To appreciate the magnitude of the roughly 30 Gigatonnes of anthropogenic CO2 emissions that humans generate annually from the combustion of fossil fuels, it is useful to illustrate what 1 tonne of CO2 actually looks like physically, in relation to a well-known object. The idea is to obtain a more realistic and striking sense of scale of “Our Gigatonne CO2 Challenge”, rather than trying to visualize the magnitude of the number itself taken in isolation.
To help grasp this reality, Figure 1 shows a picture of a 10 meter diameter sphere of CO2, which weighs 1 tonne in relation to a London double-decker bus. This graphic illustration gives meaning to mass in the form of volume. By relating the problem to familiar objects, a more meaningful and comprehensive picture forms, which gives us a better feel for the masses of CO2 produced annually from the use of fossil fuels.
This image dramatically depicts what I call “Our Growing Gigatonne CO2 Challenge” that we must now work together to solve forever. This urgent collaborative work is a key part of this challenge to radically reduce greenhouse gas-induced climate change. More to the point: a disturbing picture emerges that may prompt people to realize that we’re all contributing to the growth of this Gigatonne CO2 problem, as this evocative image and others in this article intimate.
Just imagine 30B = 30,000,000,000 of these 1 tonne CO2 spheres being injected into our atmosphere every year from the combustion of fossil fuel. With the current population of the world at 7.4B, this today amounts to around 4 tonnes per person annually. I find it disquieting that currently there is no obvious technology-policy evidence we know how to reduce the global CO2 emission rate and solve the looming global warming and climate change problems fast enough. Yet, it is now a global priority that we find ways and means to cut these emissions in half to avoid the inconvenient consequences of global warming.
Tackling together “Our Growing Gigatonne CO2 Challenge” entails not only discovering and implementing different approaches for the mitigation and reduction of CO2 emissions to meet greenhouse gas targets as defined in the Paris Climate Agreement. It also involves utilizing CO2 as a feedstock for making value-added chemicals, materials and fuels as fast as possible and at a scale, efficiency and cost that can stabilize the concentration of CO2 in our atmosphere.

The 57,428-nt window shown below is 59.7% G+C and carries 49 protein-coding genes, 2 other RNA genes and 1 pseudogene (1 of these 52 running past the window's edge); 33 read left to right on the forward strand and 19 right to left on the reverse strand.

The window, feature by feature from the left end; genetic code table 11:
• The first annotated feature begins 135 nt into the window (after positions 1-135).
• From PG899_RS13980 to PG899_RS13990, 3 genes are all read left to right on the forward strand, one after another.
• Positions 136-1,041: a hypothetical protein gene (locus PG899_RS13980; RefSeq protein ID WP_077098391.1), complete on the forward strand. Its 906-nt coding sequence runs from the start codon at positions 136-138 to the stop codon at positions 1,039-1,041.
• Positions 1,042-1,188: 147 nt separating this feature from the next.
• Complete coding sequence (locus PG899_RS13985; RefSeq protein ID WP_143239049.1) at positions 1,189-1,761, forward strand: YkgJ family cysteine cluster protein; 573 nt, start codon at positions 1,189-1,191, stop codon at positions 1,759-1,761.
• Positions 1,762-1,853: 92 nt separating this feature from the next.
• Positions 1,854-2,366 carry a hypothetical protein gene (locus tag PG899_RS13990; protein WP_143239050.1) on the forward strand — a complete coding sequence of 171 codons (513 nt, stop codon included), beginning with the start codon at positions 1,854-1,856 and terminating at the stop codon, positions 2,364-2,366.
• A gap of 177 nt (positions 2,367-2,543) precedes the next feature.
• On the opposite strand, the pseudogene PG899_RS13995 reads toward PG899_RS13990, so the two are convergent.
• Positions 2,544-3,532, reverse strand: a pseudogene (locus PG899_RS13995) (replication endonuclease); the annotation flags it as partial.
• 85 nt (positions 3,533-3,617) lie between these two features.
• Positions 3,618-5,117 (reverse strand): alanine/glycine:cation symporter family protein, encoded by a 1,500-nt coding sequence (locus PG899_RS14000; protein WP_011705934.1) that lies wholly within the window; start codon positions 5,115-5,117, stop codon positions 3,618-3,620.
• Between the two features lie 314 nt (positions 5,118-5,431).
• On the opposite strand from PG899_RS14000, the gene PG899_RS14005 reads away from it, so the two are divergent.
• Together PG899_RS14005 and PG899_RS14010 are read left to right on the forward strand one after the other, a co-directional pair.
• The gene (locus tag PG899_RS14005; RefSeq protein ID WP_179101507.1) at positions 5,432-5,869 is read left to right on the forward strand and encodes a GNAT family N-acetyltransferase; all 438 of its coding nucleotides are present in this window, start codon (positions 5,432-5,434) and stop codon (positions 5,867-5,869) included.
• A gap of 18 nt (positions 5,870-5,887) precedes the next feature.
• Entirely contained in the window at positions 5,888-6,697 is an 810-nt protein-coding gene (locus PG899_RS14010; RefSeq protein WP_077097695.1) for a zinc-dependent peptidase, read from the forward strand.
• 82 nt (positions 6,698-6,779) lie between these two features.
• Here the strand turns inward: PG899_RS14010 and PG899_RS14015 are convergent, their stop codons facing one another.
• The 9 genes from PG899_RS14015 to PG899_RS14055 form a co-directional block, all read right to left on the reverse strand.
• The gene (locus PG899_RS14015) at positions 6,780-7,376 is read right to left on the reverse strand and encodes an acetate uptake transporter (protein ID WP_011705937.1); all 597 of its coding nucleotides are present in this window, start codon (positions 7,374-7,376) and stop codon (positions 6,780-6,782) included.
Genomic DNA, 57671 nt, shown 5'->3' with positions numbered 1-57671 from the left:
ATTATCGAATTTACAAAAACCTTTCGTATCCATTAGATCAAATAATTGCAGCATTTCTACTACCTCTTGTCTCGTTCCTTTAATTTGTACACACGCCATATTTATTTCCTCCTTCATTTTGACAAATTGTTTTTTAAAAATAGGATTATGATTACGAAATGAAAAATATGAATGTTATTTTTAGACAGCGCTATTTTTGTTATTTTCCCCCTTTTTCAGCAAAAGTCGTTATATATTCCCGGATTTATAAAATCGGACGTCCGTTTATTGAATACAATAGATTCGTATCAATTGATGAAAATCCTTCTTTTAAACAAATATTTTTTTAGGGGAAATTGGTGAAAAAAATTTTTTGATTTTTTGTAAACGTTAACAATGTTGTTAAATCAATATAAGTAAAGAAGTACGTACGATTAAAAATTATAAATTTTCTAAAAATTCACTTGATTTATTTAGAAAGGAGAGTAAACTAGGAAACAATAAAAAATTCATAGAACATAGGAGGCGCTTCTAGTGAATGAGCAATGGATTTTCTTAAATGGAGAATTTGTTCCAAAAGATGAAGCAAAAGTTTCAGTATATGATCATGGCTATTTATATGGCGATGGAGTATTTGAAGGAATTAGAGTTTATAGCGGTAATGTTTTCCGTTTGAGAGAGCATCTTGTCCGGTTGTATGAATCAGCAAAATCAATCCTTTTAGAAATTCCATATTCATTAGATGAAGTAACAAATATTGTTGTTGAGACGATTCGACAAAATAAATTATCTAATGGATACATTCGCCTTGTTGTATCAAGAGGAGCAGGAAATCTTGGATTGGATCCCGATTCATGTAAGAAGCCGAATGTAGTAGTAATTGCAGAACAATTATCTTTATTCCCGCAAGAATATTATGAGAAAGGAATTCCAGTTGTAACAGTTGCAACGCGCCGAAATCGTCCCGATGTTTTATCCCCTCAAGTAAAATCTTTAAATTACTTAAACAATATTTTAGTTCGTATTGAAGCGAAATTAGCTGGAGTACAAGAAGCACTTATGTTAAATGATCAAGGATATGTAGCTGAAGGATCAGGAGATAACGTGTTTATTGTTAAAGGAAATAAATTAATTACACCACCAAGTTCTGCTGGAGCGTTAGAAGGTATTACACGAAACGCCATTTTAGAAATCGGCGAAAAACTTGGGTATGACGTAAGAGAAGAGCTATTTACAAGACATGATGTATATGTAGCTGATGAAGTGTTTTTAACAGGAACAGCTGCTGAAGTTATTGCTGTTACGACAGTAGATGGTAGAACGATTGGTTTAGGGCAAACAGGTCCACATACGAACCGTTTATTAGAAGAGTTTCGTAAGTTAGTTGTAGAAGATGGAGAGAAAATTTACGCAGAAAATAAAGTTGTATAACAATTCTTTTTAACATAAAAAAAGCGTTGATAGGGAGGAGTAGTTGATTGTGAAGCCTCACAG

In the context of the larger perspective of 21st century solutions to the global energy and environment challenges that we face, one has to breakdown the problem into short (2030), medium (2050) and long term (2100) approaches to enable the transition from a non-sustainable fossil energy system to a sustainable renewable one.
Remember that today’s fossil intensive global energy infrastructure and globalized economy required trillions of dollars and over a century to create from scratch. An energy transition to a carbon neutral sustainable world will take time and will be expensive with challenging trade-offs with economic growth. This transition will only be possible if the political and business leaders of the major greenhouse gas emitting nations believe in climate change and are prepared to invest in renewable energy technologies.
Thinking about the near term strategy to enable this energy transition, the consensus is that improvements in energy efficiency for industrial processes, building construction, land, sea and air transportation, information technology, use of natural gas and conversion to electric powered vehicles, together will serve to gradually replace coal and reduce the use of oil and natural gas.
In the mid-term, the increased implementation of solar and wind power, fuels cells, biomass, biofuels and biogas, waste heat recovery and smart grids, together with CO2 capture, storage and utilization, will further diminish the use of coal, oil and natural gas by increasing the conversion of CO2 to value-added chemicals, materials and fuels. Together these approaches should enable control of atmospheric CO2 emissions at a level that maintains average global temperatures below the Paris Agreement target of 1.5-2.0°C by 2030.
Fast, practical, large-scale and economically sensible mid-term approaches to CO2 utilization will most likely be based upon the use of biomass, electrocatalysis and heterogeneous catalysis for making chemicals and fuels from CO2, which will be supplemented by mineralization of CO2 to inorganic carbonates, for permanent storage of CO2 and manufacture of construction materials, like concrete and cement.
Long term solutions to our energy and environment challenges will include the use of solar power for generating H2 from H2O and using the H2 for converting CO2 into chemicals and fuels, grid-scale battery storage of renewable electricity, superconducting electricity transmission and maybe even the long-awaited “holy-grail” breakthrough of nuclear fusion energy.